Rare comet to pass Earth for first time in 50,000 years

Later this month, Comet C/2022 E3 (ZTF) could be visible to the naked eye in dark night skies. 

It has an orbital period of roughly 50,000 years, meaning that the bright blue-green comet with a golden tail hasn’t been visible from Earth since Neanderthals roamed the planet. 

What You Need To Know

  • Comet C/2022 E3 (ZTF) will make its closest approach to Earth on Feb. 1
  • It could be visible to the naked eye later this month while looking to the northwest
  • This will be the comet’s closest approach to Earth in roughly 50,000 years

According to NASA, the comet was at perihelion, its closest approach to the sun, on Jan. 12, and will be at perigee, its closest approach to Earth, on Feb. 1. It will come within around 100 million miles of the sun and 26 million miles of Earth.

NASA chart showing the orbital path of Comet C/2022 E3 (ZTF) as it passes Earth. (Credit: NASA/JPL-Caltech)

Astronomers discovered the comet back in March 2022 using a wide-field survey camera at the Zwicky Transient Facility in California.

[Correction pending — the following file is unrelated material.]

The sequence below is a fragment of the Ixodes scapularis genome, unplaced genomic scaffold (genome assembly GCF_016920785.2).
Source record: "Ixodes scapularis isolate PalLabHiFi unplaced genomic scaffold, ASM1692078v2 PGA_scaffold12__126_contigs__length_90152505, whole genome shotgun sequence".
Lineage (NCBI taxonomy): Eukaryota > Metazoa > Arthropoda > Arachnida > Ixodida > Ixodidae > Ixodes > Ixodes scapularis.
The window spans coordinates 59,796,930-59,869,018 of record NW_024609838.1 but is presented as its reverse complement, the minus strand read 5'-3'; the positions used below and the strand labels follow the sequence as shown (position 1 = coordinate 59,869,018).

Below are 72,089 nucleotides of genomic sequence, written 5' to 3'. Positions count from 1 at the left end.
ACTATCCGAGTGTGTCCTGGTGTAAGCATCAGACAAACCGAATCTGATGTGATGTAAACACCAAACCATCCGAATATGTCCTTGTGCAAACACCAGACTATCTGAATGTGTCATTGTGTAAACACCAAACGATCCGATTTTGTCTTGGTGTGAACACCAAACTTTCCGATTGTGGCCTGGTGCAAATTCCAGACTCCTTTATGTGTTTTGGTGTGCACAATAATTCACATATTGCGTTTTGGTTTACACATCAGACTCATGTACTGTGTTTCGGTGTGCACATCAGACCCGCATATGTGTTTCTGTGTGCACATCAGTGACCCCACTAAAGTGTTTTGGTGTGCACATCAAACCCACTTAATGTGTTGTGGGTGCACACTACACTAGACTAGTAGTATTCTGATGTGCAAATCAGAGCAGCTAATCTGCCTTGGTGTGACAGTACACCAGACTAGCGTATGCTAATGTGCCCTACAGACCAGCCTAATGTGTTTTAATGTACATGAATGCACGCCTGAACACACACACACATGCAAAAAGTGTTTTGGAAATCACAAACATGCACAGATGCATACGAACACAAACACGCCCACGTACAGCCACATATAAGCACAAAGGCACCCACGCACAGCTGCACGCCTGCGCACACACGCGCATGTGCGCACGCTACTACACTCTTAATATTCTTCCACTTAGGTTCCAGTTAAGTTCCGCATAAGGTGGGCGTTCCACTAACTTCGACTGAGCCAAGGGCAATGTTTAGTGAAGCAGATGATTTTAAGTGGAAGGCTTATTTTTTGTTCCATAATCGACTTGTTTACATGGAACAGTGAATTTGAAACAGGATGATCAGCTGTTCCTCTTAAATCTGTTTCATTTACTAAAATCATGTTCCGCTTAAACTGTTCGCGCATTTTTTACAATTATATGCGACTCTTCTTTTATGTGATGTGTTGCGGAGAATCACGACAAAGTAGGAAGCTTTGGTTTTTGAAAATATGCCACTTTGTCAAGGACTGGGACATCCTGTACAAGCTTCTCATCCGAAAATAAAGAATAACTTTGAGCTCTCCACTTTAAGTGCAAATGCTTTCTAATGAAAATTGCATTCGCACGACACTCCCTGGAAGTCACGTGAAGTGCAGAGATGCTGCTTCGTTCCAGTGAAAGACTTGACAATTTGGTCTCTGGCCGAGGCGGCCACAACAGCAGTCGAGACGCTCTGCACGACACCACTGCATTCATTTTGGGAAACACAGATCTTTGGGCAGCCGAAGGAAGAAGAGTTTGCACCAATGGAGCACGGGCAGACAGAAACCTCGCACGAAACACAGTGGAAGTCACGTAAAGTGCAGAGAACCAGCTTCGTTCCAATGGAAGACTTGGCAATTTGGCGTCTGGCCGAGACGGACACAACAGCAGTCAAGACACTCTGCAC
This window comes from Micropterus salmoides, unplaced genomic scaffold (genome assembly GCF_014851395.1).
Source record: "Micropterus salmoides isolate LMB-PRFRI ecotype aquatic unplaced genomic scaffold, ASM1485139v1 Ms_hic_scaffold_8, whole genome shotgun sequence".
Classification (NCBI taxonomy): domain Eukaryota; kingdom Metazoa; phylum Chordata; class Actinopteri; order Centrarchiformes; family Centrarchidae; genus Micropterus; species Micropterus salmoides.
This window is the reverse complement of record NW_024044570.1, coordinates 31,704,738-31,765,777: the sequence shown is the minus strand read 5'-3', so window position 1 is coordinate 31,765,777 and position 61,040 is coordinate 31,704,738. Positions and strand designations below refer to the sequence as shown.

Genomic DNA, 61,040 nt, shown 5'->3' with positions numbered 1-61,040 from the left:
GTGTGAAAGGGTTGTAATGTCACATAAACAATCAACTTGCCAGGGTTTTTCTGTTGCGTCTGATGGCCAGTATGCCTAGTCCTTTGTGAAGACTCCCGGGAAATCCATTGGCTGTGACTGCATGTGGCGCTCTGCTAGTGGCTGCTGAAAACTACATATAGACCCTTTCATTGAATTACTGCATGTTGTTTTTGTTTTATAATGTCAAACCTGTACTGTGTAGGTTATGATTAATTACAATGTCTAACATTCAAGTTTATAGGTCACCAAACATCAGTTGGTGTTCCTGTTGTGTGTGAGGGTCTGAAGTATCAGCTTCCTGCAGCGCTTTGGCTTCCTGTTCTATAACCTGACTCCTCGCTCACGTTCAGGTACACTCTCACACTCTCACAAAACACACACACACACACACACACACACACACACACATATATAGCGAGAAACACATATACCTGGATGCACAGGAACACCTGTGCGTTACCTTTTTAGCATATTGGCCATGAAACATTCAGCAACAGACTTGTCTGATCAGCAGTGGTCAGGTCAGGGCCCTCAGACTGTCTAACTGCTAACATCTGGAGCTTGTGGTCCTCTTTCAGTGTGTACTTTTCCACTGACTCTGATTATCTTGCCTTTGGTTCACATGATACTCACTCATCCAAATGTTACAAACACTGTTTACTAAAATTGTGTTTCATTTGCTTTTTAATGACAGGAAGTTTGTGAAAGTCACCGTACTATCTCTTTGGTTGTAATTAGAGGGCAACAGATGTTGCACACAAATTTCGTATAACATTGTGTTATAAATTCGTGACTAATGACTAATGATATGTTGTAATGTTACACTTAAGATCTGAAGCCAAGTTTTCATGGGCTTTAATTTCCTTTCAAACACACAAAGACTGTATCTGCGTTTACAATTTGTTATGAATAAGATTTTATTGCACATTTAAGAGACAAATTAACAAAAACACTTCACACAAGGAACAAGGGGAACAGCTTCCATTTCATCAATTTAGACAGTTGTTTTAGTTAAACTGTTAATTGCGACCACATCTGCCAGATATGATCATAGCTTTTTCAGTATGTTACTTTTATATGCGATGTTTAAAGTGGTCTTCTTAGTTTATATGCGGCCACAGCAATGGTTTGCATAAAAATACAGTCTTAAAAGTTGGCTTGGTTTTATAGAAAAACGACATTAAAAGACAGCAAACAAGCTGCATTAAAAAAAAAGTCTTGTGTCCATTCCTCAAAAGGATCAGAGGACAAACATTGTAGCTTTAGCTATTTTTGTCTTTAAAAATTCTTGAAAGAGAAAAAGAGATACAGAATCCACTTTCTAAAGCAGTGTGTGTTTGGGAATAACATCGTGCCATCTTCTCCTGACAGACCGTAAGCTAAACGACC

How to see it? Later this month through early February, it could be visible to the naked eye in dark skies near the horizon during the early morning hours while looking toward the northeastern sky.

Since the brightness of comets is notoriously unpredictable, according to NASA, you will have a better chance at seeing the comet using binoculars or a telescope. 

If you miss it, you won’t have another chance to see Comet C/2022 E3 (ZTF) for 50,000 years. With any luck, we won’t be doing the same things our ancestors were doing the last time this comet came around.

Thankfully, there will be plenty of other opportunities in 2023 for stargazers to pull out the telescope.

Our team of meteorologists dive deep into the science of weather and break down timely weather data and information. To view more weather and climate stories, check out our weather blogs section.

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